It isn’t all (sorta) romantic drama, of course. Sato lives to see his ero-game dreams squished by reality, Yamazaki gets a chance to vent his bitterness at being forced to give up his dream, and Hitomi shows up to bring some closure to her relationship with Sato (and inadvertently screw with Misaki’s feelings). And even if discomfiting humor isn’t this volume’s aim, there are laughs to be had, as with Sato’s zombified return to the work-force. But this is Sato and Misaki’s volume, and the other aspects do suffer in comparison. Yamazaki and Hitomi’s issues are tied up far too neatly, while Sato’s escape from the hikikomori lifestyle happens too quickly to be entirely convincing (and also serves rather conveniently as a plot device to worsen Misaki’s condition).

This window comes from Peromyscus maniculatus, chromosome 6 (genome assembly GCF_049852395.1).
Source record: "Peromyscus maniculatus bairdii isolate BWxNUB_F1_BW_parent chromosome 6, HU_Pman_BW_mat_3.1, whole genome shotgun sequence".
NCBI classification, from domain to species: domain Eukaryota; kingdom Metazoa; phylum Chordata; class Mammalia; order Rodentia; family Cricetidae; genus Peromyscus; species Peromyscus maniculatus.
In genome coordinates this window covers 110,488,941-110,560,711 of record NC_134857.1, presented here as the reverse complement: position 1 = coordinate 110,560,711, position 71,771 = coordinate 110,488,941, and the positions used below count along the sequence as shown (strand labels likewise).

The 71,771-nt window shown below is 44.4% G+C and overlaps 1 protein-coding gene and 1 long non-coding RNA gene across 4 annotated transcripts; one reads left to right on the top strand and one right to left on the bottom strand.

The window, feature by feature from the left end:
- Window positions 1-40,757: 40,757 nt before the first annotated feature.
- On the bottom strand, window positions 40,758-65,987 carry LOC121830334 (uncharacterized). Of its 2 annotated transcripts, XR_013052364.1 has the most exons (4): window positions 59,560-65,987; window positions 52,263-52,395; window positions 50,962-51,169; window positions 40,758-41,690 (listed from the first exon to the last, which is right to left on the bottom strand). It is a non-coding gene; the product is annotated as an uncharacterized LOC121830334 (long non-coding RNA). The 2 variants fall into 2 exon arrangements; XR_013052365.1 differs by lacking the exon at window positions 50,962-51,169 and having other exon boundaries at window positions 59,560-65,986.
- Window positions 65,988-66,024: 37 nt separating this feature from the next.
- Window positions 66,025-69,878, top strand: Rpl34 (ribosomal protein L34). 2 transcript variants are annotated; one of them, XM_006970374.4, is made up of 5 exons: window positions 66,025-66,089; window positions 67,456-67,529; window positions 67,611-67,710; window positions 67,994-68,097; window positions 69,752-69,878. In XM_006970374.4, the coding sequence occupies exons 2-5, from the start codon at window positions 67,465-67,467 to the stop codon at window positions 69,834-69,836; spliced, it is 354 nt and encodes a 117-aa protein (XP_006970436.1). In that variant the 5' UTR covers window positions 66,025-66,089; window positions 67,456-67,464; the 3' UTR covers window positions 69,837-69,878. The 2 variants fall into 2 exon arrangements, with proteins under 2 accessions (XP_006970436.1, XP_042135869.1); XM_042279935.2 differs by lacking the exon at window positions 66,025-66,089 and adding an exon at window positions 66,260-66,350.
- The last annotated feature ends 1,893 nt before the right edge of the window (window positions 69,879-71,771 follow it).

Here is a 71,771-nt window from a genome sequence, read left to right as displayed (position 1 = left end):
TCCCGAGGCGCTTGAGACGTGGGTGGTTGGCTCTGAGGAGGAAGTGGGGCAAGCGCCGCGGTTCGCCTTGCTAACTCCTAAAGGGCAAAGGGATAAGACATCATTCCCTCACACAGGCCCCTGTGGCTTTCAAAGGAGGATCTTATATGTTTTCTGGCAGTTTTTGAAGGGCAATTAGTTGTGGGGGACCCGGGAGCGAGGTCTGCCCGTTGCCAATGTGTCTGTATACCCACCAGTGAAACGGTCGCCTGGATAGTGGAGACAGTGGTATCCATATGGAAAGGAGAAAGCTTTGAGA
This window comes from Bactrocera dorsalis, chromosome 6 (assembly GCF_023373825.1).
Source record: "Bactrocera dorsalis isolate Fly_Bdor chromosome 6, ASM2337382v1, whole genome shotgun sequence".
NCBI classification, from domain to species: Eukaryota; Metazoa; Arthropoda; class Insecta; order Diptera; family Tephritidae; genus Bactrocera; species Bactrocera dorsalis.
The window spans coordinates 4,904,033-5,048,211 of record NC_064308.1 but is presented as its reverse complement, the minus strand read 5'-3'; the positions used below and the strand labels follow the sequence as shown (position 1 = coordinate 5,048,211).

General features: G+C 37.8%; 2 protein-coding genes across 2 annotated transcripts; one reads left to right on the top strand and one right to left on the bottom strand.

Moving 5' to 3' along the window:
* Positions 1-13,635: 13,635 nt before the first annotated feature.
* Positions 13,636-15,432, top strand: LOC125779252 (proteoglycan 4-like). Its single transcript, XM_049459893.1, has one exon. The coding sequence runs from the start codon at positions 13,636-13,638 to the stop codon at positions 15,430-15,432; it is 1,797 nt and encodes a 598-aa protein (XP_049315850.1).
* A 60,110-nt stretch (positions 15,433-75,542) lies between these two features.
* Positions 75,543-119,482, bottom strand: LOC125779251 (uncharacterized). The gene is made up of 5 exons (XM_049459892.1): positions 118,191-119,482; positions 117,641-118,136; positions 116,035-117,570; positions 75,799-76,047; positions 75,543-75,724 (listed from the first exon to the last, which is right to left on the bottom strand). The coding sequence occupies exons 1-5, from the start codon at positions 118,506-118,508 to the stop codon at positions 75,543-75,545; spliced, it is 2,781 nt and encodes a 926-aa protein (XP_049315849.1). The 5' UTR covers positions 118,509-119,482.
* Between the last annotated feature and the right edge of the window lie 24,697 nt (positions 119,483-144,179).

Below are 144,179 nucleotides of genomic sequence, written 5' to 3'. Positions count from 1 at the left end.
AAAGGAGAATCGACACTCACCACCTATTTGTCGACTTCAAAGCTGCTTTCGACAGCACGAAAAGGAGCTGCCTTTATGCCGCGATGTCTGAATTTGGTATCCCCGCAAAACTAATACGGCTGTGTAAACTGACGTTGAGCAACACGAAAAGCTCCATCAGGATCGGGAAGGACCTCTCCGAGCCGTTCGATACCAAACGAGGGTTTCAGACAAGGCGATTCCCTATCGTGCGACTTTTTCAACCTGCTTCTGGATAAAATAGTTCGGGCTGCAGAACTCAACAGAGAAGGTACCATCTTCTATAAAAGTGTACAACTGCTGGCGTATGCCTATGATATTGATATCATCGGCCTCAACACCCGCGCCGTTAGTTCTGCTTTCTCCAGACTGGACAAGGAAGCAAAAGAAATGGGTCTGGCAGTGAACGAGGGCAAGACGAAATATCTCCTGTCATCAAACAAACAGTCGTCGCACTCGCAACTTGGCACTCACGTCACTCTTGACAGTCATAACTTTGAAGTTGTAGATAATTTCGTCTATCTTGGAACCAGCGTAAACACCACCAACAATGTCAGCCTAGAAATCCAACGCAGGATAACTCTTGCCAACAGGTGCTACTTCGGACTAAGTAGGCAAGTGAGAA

Standing at the center of the series’ longest-standing emotional entanglement as it swirls into a full-fledged emotional climax, Misaki’s performance is this volume’s lynchpin. The role requires both actresses to navigate some heavy waters, from intense outbursts to poison bitterness to forced confidence undercut by quavering uncertainty. While Stephanie Wittels can’t quite cut the heart out of you the way the understated Yui Makino can, she’s grown far enough into the role to make some positive adjustments, particularly Misaki’s even-keeled confidence during her final scenes with Sato. Chris Patton, on the other hand, is pure revelation. His Sato is both funnier and more intense than Yutaka Koizumi’s, and he communicates with vitality and conviction both the growing sensitivity and the unpleasant underbelly of Sato’s personality. He makes his missteps—he delivers Sato’s penultimate speech to Misaki with such conviction that it’s almost an honest appeal instead of the regurgitation of empty platitudes that it’s supposed to be—but they’re inconsequential flaws in a gem of a performance. It’s a damned shame that fans who bought the first five volumes have had to wait until now (nearly two months after the box sets) to hear it. ADV’s scriptmasters, by the way, write with all the fidelity one could desire—with the exception of a few hilarious ad-libs by Patton.